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PLoS One. 2019 Jan 9;14(1):e0210418. doi: 10.1371/journal.pone.0210418. eCollection 2019.

Exercise-induced hypoalgesia: A meta-analysis of exercise dosing for the treatment of chronic pain.

Author information

1
Department of Biological Sciences, Duquesne University, Pittsburgh, Pennsylvania, United States of America.
2
Chronic Pain Research Consortium, Duquesne University, Pittsburgh, Pennsylvania, United States of America.
3
Palumbo Donahue School of Business, Duquesne University, Pittsburgh, Pennsylvania, United States of America.
4
Department of Physical Therapy, Duquesne University, Pittsburgh, Pennsylvania, United States of America.
5
Department of Occupational Therapy, Duquesne University, Pittsburgh, Pennsylvania, United States of America.

Abstract

OBJECTIVE:

Increasing evidence purports exercise as a first-line therapeutic for the treatment of nearly all forms of chronic pain. However, knowledge of efficacious dosing respective to treatment modality and pain condition is virtually absent in the literature. The purpose of this analysis was to calculate the extent to which exercise treatment shows dose-dependent effects similar to what is seen with pharmacological treatments.

METHODS:

A recently published comprehensive review of exercise and physical activity for chronic pain in adults was identified in May 2017. This report reviewed different physical activity and exercise interventions and their effectiveness in reducing pain severity and found overall modest effects of exercise in the treatment of pain. We analyzed this existing data set, focusing specifically on the dose of exercise intervention in these studies. We re-analyzed data from 75 studies looking at benefits of time of exercising per week, frequency of exercise per week, duration of intervention (in weeks), and estimated intensity of exercise.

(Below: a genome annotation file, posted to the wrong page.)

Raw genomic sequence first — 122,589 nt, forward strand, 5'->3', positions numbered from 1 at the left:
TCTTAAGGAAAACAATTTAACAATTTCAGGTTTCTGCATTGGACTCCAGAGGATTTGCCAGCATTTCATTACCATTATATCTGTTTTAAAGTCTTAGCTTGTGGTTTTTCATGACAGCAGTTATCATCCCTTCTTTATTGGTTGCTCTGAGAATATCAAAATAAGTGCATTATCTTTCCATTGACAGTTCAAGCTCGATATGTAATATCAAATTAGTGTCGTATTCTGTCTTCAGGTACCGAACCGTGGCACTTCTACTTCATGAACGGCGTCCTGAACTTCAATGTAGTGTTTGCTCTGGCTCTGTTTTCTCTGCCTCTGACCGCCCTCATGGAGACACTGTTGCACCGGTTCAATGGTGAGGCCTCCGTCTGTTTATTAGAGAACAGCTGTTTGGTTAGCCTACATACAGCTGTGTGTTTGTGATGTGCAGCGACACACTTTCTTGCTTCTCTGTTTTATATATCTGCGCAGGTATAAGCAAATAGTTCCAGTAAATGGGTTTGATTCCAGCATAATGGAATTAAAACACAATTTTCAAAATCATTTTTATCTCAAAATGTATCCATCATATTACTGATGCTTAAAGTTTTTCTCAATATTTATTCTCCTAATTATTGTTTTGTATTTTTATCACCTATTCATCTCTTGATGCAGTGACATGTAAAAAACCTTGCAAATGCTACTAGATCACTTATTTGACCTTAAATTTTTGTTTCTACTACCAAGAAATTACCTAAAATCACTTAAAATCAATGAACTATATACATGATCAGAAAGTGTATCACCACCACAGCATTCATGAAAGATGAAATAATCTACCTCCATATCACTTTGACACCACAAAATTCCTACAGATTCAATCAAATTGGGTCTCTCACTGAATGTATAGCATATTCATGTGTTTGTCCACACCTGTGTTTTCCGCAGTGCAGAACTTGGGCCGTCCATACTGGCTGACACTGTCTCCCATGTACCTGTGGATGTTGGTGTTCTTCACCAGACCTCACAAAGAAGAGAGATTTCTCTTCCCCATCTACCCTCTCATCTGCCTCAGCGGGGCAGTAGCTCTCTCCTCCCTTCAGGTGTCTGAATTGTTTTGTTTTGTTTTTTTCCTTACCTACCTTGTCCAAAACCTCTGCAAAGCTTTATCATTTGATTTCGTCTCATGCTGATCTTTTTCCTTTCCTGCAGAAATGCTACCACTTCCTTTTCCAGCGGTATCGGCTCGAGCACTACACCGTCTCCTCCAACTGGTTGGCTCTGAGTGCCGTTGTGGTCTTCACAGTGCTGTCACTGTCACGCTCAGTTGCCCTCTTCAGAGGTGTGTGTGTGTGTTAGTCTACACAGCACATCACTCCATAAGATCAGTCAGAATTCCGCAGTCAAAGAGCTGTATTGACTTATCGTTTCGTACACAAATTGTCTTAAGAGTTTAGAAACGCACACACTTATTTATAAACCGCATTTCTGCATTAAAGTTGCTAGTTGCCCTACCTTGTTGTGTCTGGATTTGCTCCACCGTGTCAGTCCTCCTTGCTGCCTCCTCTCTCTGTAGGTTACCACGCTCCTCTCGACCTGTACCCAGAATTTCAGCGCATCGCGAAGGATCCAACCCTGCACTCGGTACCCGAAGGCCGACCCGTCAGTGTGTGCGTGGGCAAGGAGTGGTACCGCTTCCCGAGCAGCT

RESULTS:

Analysis revealed a significant positive correlation with exercise duration and analgesic effect on neck pain. Multiple linear regression modeling of these data predicted that increasing the frequency of exercise sessions per week is most likely to have a positive effect on chronic pain patients.

DISCUSSION:

Modest effects were observed with one significant correlation between duration and pain effect for neck pain. Overall, these results provide insufficient evidence to conclude the presence of a strong dose effect of exercise in pain, but our modeling data provide tes predictions that can be used to design future studies to explicitly test the question of dose in specific patient populations.

Conflict of interest statement

The authors have declared that no competing interests exist.

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